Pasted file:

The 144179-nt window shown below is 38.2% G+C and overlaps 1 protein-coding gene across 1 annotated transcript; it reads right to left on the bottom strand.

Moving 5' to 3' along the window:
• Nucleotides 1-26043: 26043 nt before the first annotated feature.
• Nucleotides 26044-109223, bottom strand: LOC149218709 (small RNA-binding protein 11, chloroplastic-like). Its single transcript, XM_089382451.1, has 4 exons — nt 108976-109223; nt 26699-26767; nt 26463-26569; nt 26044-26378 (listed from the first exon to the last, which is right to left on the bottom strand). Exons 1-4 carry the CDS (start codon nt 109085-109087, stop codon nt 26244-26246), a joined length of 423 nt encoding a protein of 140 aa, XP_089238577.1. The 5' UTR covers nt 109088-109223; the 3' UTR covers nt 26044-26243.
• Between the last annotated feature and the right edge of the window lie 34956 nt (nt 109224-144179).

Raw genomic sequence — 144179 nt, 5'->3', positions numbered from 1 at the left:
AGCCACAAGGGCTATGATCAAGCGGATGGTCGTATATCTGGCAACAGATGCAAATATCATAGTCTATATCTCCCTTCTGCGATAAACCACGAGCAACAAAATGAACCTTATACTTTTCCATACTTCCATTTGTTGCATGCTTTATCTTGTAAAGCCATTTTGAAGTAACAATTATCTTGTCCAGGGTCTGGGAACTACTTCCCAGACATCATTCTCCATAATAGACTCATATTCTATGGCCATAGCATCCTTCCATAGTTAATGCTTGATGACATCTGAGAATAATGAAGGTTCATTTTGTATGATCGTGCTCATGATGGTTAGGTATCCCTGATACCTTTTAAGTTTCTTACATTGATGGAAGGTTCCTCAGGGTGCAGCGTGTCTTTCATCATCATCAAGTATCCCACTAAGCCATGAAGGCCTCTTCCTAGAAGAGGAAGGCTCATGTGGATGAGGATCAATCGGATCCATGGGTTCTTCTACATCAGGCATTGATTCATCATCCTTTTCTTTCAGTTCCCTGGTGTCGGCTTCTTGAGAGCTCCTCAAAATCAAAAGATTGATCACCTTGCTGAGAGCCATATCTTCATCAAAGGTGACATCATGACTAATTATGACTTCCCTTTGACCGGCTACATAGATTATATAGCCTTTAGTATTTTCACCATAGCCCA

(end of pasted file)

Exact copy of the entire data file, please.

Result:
The 144179-nt window shown below is 38.2% G+C and overlaps 1 protein-coding gene across 1 annotated transcript; it reads right to left on the bottom strand.

Moving 5' to 3' along the window:
• Nucleotides 1-26043: 26043 nt before the first annotated feature.
• Nucleotides 26044-109223, bottom strand: LOC149218709 (small RNA-binding protein 11, chloroplastic-like). Its single transcript, XM_089382451.1, has 4 exons — nt 108976-109223; nt 26699-26767; nt 26463-26569; nt 26044-26378 (listed from the first exon to the last, which is right to left on the bottom strand). Exons 1-4 carry the CDS (start codon nt 109085-109087, stop codon nt 26244-26246), a joined length of 423 nt encoding a protein of 140 aa, XP_089238577.1. The 5' UTR covers nt 109088-109223; the 3' UTR covers nt 26044-26243.
• Between the last annotated feature and the right edge of the window lie 34956 nt (nt 109224-144179).

Raw genomic sequence — 144179 nt, 5'->3', positions numbered from 1 at the left:
AGCCACAAGGGCTATGATCAAGCGGATGGTCGTATATCTGGCAACAGATGCAAATATCATAGTCTATATCTCCCTTCTGCGATAAACCACGAGCAACAAAATGAACCTTATACTTTTCCATACTTCCATTTGTTGCATGCTTTATCTTGTAAAGCCATTTTGAAGTAACAATTATCTTGTCCAGGGTCTGGGAACTACTTCCCAGACATCATTCTCCATAATAGACTCATATTCTATGGCCATAGCATCCTTCCATAGTTAATGCTTGATGACATCTGAGAATAATGAAGGTTCATTTTGTATGATCGTGCTCATGATGGTTAGGTATCCCTGATACCTTTTAAGTTTCTTACATTGATGGAAGGTTCCTCAGGGTGCAGCGTGTCTTTCATCATCATCAAGTATCCCACTAAGCCATGAAGGCCTCTTCCTAGAAGAGGAAGGCTCATGTGGATGAGGATCAATCGGATCCATGGGTTCTTCTACATCAGGCATTGATTCATCATCCTTTTCTTTCAGTTCCCTGGTGTCGGCTTCTTGAGAGCTCCTCAAAATCAAAAGATTGATCACCTTGCTGAGAGCCATATCTTCATCAAAGGTGACATCATGACTAATTATGACTTCCCTTTGACCGGCTACATAGATTATATAGCCTTTAGTATTTTCACCATAGCCCA